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Matthew Rowell
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1. The key take home points would be the wide range of interactions amongst the gasses, wetlands and the surrounding ecological system. Too high levels of gasses can disturb the ecological interactions and negatively affect the health of wetland plants. The negative effects can spread from the health of the plants to the health of the entire ecosystem as wetland plant roots reach higher depths and release larger amounts of carbon dioxide under the soil. 2. A. I personally would take the course just to further my knowledge about ecosystems and if you were the instructor for the course I would definitely enroll. B. I feel that the normal 3-5 credit classes do a sufficient job at teaching us such topics, usually some courses would entitle a lab and those seem to have helped me in the past. Possibly due to the hands on learning and being in an environment where I can collaborate with others.
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I will be doing my 3 minute thesis on the Gray Wolf in Yellowstone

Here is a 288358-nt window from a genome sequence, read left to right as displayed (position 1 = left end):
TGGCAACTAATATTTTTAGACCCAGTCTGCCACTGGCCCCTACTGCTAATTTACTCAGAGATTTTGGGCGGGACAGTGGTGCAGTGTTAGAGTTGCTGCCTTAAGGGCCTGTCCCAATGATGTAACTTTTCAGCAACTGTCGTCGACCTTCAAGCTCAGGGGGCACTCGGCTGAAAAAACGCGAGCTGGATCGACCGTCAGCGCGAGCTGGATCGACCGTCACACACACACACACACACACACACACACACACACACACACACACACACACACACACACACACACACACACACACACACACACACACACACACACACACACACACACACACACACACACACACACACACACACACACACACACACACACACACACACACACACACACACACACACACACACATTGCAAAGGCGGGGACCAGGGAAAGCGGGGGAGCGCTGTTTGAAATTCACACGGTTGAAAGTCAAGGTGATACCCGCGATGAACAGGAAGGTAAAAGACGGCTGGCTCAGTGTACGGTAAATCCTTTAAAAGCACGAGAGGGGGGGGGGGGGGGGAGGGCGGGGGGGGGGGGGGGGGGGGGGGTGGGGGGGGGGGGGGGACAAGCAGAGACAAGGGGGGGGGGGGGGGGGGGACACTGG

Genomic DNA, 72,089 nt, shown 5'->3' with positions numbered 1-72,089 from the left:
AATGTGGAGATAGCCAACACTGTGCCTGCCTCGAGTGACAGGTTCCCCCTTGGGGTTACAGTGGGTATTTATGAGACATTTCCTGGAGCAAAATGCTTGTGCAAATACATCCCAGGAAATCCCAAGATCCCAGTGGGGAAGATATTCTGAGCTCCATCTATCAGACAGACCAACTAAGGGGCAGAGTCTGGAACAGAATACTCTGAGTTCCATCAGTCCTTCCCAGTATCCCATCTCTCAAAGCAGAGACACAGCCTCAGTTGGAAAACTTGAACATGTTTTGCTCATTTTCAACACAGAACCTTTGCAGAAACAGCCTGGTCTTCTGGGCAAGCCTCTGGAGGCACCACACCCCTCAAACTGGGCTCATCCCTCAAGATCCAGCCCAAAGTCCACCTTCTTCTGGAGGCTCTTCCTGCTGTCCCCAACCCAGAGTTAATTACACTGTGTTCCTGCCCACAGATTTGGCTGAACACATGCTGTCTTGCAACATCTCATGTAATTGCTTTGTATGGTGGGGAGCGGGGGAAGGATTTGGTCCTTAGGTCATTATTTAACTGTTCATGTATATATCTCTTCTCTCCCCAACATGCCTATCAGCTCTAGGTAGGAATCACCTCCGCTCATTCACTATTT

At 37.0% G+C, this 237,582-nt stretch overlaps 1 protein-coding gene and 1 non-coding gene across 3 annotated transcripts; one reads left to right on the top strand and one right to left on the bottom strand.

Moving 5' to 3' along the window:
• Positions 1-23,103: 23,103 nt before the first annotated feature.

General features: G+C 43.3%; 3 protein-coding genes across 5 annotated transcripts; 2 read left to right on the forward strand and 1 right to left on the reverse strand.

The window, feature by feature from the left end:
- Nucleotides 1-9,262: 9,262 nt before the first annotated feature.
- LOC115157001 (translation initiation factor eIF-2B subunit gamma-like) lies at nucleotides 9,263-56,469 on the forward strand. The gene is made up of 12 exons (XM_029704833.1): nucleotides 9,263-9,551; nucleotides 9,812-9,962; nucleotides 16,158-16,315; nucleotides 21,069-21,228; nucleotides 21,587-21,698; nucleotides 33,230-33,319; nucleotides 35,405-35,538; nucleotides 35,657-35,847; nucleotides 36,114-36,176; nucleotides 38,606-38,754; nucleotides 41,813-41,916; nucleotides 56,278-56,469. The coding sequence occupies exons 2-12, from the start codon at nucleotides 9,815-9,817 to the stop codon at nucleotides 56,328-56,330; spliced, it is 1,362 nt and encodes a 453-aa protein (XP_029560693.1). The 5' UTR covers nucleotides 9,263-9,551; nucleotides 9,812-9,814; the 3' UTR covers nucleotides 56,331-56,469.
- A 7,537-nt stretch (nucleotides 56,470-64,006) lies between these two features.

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1. The article discusses the important benefits of wetland management through Hawaii’s endangered waterbirds because they explain how their management strategies were successful. Through these successful management strategies, others can incorporate such management techniques into already existing conservation projects across wetlands. Different areas of projects sometimes require unique management techniques and being provided evidence of a successful conservation project allows others to analyze a successful project. 2. The legal definition of isolated wetlands versus ecological reality essentially causes habitat fragmentation and loss, which is the underlying concern for many scientists and conservationists. Legal definition of this entitles removing environmental protection acts from areas not near bodies of water or connected to bodies of water. Removing protection rights from these areas not only harms the quality of life for plants along that landscape but animals as well. While slowly damaging the ecosystems connected to the unprotected area, due to the fact that all landscapes are generally connected to each other in a way through groundwater. 3. The primary driver of hydrology in the Carolina Bay wetlands is rainfall and evapotranspiration. 4. The basal area of the conifer, Pond cypress is generally greater in medium-depths due to large amounts of deep organic matter is located. This location has greater amounts of nutrients for the tree to access and lower rates of competition for the trees due to the depth of the surrounding water. 5. Ferns within the Oregon Cascades are particularly susceptible to the predicted impacts of climate change because of their depleting main resource, groundwater. Anthropogenic climate change is slowly affecting the amount and dispersal rate of groundwater worldwide and in turn, it has harmful impacts on the Fern population in the Cascades. Future climate change will impact the overall timing, amount and distribution of groundwater throughout the landscape, which interrupts the Ferns overall routine of life. It displaces their habitats while looking for more groundwater resources and impacts their naturalistic variability within the environment. 6. Ferns are critical for biodiversity conservation because they interact with the surrounding environment, creating a sustainable habitat and resources for many uncommon animals but existing plant life as well within wetlands as well. The difference between a bog and a fen is the way the two were formed and their richness in nutrients. A bog is formed in a landscape through excessive rainfall and a fen is formed through groundwater. Since a bog is formed through rainfall, fen’s typically have a higher richness in nutrients.